Cheap Speculation in Crude Oil

  • SumoMe

Crude oil has surprised a lot of people by rallying quite strongly through the winter months (ironically, October into December is typically a period of weakness for the gooey stuff).

As you can see in Figure 1, crude oil futures are at a key resistance level.  In Figure 2 we see that ticker USO – an ETF that purports to track the price of crude oil is also at a key price level.1Figure 1 – Crude Oil futures at a key level  (Courtesy ProfitSource by HUBB)

2Figure 2 – USO ETF at a key level  (Courtesy ProfitSource by HUBB)

Will crude break through and rally to higher new highs?  Or will it bump its head on resistance and fall back?  Here is where a skilled analyst would insert his or her spot on analysis of why crude oil is destined to do one or the other. Unfortunately, there’s no one like that here on staff. Which is OK because this blog is not intended to give advice or make specific recommendations, only “education”.  So let’s look at an “example” of one “cheap” way to trade crude oil assuming you have a particular outlook on crude oil.

Playing for an Upside Breakout

For the record I am making no “predictions” about crude oil.  However, for example’s sake let’s say that a trader wants to enter a position that will allow him or her to profit if crude oil continues to rally.  Let’s also assume that this trader does not want to risk alot of money.

For the average trader the obvious play would be to buy 100 shares of USO. At $12.57 a share you would need to put up $1,257 to enter the trade.  The risk curve for this trade is a straight line as shown in Figure 3. For each $1 in price USO rises the positions gains $100 and vice versa.3Figure 3 – Risk graph for long 100 shares of USO at $12.57  (Courtesy www.OptionsAnalysis.com)

Now let’s look at an alternative trade.  This one cost $74 to enter.  The strategy is referred to as a “Vertical Calendar Spread” and involves:

*Buying 4 USO Mar 13 calls @ $0.23

*Selling 3 USO Feb 13.5 calls @ $0.06

As you can see in Figures 4 and 5 the cost to enter – and maximum risk – is $74.  Profit potential is unlimited and the breakeven price is $12.82 a share.4Figure 4 – Vertical Calendar Spread (Courtesy www.OptionsAnalysis.com)

5Figure 5 – Risk Curves for USO Vertical Calendar Spread  (Courtesy www.OptionsAnalysis.com)

To really get the picture let’s compare the risk curves or the two trades as shown in Figures 6a, 6b and 6c.  The dark black line (the one that curves) is the option trade at the time of February option expiration (Feb 16).  The lighter line (the one that is a straight line represents simply owning 100 shares of USO).

If USO shares are above $13.10: the option trade will generate a higher profit than being long 100 shares of USO.6aFigure 6a  – Comparing risk curves for Long 100 shares of USO versus Vertical Calendar Spread (Courtesy www.OptionsAnalysis.com)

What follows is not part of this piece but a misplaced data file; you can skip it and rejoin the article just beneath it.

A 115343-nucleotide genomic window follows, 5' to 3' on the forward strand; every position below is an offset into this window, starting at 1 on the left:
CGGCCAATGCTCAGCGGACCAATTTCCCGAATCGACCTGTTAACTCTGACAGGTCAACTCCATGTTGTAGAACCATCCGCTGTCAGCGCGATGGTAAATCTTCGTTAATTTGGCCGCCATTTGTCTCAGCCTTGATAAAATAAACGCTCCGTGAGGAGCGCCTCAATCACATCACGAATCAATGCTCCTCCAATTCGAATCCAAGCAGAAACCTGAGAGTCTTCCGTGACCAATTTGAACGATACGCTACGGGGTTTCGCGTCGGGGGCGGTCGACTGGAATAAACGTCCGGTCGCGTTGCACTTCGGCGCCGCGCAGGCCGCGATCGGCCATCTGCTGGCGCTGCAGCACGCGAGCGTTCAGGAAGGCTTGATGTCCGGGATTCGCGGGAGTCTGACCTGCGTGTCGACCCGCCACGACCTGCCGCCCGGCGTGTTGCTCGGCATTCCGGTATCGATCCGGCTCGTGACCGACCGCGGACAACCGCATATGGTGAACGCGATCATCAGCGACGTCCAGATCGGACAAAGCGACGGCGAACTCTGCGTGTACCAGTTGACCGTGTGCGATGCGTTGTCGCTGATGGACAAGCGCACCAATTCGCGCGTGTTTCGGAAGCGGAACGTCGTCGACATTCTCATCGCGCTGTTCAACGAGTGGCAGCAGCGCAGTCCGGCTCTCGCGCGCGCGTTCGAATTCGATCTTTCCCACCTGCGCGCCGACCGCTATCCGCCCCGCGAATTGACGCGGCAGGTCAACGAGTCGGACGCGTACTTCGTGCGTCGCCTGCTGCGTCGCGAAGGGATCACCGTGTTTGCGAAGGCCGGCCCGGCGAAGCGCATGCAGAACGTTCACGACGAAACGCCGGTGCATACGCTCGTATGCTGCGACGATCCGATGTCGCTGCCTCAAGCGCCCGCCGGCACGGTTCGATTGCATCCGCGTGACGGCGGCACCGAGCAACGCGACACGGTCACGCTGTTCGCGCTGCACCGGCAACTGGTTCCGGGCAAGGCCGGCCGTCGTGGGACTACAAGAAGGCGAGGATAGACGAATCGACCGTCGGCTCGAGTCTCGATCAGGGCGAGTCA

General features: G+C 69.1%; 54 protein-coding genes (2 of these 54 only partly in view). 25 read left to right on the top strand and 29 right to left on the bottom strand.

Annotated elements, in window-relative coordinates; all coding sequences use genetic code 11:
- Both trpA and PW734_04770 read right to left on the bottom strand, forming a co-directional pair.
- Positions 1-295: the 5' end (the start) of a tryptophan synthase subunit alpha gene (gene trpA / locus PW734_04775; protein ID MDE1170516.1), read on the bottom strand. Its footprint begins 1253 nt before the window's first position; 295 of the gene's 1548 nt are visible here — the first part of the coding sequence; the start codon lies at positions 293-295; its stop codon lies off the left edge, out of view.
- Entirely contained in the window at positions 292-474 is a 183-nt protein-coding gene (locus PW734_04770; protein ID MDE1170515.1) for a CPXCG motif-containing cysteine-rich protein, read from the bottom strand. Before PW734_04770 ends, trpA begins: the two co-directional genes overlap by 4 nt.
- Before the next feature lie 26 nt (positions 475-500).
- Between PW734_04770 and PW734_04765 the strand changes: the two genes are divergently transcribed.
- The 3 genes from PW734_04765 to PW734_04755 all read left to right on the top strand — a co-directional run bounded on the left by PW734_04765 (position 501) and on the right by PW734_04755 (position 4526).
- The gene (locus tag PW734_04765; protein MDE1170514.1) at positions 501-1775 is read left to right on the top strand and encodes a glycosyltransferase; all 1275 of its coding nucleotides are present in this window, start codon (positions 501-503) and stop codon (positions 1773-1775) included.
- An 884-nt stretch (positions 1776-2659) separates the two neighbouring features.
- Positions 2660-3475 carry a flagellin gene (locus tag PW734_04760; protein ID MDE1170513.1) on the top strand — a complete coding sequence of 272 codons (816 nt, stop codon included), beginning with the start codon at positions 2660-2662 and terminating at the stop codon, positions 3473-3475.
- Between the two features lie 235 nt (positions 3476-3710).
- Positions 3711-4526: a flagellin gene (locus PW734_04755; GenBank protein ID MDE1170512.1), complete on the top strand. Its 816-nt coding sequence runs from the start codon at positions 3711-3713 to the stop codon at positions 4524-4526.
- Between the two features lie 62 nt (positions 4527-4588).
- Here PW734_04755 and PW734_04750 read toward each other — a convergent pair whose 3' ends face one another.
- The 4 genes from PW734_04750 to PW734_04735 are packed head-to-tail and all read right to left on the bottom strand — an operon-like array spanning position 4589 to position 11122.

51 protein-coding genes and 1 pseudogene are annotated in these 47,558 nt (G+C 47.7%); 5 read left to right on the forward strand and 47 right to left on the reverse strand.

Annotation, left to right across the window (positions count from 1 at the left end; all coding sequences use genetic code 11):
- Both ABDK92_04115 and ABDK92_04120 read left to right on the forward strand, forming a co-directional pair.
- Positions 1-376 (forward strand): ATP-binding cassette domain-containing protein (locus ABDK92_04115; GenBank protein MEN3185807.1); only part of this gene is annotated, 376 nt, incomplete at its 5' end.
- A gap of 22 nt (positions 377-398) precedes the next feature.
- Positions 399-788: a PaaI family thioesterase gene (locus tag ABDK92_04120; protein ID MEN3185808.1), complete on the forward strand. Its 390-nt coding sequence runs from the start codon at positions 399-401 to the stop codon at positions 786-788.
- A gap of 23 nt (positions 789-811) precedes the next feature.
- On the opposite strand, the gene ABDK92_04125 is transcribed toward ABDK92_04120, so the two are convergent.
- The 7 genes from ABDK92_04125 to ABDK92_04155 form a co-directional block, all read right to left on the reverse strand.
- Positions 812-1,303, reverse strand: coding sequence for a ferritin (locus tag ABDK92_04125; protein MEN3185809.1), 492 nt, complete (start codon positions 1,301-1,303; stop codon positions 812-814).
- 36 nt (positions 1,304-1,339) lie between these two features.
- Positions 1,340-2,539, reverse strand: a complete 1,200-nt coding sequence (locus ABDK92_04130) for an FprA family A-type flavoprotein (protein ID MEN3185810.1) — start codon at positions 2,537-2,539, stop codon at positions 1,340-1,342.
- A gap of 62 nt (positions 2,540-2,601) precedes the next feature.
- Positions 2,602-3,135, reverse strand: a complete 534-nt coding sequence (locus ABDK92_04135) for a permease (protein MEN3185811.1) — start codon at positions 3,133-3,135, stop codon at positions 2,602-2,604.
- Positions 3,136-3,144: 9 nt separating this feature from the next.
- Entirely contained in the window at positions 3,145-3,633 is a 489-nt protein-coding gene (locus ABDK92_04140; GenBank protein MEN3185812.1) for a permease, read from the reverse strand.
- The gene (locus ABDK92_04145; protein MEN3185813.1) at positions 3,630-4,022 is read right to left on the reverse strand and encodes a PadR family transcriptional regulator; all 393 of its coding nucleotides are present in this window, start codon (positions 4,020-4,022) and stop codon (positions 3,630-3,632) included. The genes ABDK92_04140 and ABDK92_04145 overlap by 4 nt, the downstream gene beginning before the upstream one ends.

If USO shares are between $11.88 and $13.10: the option trade could lose up to $30 more than simply holding 100 shares of USO (unless volatility rises sharply, which would increase the value of the option trade).6bFigure 6b  – Comparing risk curves for Long 100 shares of USO versus Vertical Calendar Spread (Courtesy www.OptionsAnalysis.com)

If USO shares are below $11.88: The option trade worst case is a loss of -$74.  The 100 shares of USO position will lose an additional $100 for each full point that USO stock declines in price.6ca

Figure 6c  – Comparing risk curves for Long 100 shares of USO versus Vertical Calendar Spread (Courtesy www.OptionsAnalysis.com)

On the Flipside

For a trader thinking USO will not follow through, the example trade in Figures 7 and 8 might make more sense.  This trade involves:

*Buying 5 USO Mar 12.5 @ $0.41

*Selling 4 USO Feb 12.5 @ $0.06

7Figure 7 – Bearish USO Example trade (Courtesy www.OptionsAnalysis.com)8Figure 8 – Risk curves for Bearish USO Example trade  (Courtesy www.OptionsAnalysis.com)

Summary

For the record I am not suggesting that crude oil is going to rise from current levels. Nor am I suggesting it will fall, for that matter.  The trades detailed above are simply intended to serve as examples of different, inexpensive ways to speculate at a fraction of the cost of buying or selling short the underlying shares.

Jay Kaeppel

Disclaimer:  The data presented herein were obtained from various third-party sources.  While I believe the data to be reliable, no representation is made as to, and no responsibility, warranty or liability is accepted for the accuracy or completeness of such information.  The information, opinions and ideas expressed herein are for informational and educational purposes only and do not constitute and should not be construed as investment advice, an advertisement or offering of investment advisory services, or an offer to sell or a solicitation to buy any security.

 

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